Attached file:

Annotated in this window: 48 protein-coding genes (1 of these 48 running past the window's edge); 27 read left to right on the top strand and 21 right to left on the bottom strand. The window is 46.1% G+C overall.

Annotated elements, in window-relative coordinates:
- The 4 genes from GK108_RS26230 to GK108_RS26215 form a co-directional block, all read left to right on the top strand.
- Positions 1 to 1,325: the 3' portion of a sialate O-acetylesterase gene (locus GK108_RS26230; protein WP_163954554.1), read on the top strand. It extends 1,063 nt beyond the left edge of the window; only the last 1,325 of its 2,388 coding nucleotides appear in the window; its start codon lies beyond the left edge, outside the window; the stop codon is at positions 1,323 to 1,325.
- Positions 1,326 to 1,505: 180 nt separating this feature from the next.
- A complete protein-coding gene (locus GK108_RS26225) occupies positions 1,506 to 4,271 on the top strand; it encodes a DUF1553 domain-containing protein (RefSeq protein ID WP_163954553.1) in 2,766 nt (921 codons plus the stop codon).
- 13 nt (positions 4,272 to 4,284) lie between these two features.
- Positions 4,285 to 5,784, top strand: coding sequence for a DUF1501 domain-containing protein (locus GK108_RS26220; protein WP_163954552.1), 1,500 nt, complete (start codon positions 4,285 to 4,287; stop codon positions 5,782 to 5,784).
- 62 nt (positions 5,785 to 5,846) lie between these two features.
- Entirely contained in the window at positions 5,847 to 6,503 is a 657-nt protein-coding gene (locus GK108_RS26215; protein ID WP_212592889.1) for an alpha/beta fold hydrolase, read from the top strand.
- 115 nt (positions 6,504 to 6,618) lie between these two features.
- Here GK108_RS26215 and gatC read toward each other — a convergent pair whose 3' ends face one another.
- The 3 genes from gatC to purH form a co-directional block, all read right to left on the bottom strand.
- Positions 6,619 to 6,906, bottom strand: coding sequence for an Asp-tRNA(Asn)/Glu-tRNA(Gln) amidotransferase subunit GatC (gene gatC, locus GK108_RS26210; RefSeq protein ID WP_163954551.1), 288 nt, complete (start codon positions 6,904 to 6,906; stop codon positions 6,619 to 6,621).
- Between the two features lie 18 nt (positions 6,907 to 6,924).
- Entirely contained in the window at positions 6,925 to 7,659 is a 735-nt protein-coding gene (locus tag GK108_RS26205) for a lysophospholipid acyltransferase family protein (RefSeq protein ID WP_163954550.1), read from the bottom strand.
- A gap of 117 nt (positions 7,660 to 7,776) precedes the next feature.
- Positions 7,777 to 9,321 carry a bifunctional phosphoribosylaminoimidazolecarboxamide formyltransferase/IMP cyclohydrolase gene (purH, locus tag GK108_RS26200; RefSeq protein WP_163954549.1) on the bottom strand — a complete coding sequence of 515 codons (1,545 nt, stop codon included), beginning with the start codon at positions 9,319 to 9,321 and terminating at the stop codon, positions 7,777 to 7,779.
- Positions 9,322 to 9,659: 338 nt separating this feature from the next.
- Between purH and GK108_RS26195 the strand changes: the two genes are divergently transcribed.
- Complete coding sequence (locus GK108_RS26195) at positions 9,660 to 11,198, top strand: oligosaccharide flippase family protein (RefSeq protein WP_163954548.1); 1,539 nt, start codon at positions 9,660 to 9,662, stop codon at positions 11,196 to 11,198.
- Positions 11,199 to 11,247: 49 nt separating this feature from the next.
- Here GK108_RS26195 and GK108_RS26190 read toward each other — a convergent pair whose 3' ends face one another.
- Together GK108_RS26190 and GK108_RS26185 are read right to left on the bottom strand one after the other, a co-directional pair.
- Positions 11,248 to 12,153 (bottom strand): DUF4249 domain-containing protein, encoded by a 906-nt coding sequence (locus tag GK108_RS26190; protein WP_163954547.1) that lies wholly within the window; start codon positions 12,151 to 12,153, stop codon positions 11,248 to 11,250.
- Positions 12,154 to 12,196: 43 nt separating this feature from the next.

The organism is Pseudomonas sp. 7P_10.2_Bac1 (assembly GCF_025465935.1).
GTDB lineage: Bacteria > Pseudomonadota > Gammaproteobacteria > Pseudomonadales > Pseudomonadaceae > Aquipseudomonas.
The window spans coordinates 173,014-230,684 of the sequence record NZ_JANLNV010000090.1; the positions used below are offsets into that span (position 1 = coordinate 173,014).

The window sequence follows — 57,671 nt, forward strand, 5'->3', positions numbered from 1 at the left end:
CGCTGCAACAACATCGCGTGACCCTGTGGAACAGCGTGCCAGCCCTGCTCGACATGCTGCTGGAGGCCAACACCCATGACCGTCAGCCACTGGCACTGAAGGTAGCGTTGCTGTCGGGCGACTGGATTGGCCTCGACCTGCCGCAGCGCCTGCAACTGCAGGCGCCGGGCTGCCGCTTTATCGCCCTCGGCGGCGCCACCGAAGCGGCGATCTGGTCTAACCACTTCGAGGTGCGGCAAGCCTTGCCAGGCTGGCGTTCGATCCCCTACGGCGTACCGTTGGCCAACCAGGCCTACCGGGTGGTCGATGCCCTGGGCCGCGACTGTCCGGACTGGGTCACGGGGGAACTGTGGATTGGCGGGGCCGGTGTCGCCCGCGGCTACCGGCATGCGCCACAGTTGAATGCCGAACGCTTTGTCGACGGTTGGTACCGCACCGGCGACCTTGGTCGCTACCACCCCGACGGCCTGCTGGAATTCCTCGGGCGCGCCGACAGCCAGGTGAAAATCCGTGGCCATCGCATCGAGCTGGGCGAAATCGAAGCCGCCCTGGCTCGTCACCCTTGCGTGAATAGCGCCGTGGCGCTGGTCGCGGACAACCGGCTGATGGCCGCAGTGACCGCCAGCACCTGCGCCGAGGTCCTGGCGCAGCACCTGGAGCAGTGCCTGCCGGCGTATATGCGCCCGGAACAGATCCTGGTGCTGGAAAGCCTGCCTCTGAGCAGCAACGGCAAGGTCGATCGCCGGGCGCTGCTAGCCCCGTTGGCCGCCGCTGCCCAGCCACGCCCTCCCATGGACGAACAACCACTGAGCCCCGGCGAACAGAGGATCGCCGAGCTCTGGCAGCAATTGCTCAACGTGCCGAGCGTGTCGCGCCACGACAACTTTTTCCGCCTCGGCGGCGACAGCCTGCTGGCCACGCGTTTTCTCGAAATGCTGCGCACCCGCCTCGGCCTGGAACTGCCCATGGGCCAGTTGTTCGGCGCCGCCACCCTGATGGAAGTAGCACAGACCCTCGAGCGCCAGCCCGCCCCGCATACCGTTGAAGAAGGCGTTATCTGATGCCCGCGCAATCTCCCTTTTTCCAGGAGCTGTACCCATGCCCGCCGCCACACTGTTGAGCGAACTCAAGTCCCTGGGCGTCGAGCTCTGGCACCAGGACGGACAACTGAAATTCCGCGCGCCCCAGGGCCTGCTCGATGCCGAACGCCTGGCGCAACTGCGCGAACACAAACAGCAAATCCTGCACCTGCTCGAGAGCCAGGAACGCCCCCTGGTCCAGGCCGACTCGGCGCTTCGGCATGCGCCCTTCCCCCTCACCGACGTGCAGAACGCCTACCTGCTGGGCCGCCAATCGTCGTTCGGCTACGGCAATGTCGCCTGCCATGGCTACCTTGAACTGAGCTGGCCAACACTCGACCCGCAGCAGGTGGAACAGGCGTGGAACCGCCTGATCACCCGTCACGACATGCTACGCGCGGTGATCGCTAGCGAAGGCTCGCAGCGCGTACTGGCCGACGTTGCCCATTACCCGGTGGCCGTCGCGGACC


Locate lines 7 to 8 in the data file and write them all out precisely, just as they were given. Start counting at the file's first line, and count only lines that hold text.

- 13 nt (positions 4,272 to 4,284) lie between these two features.
- Positions 4,285 to 5,784, top strand: coding sequence for a DUF1501 domain-containing protein (locus GK108_RS26220; protein WP_163954552.1), 1,500 nt, complete (start codon positions 4,285 to 4,287; stop codon positions 5,782 to 5,784).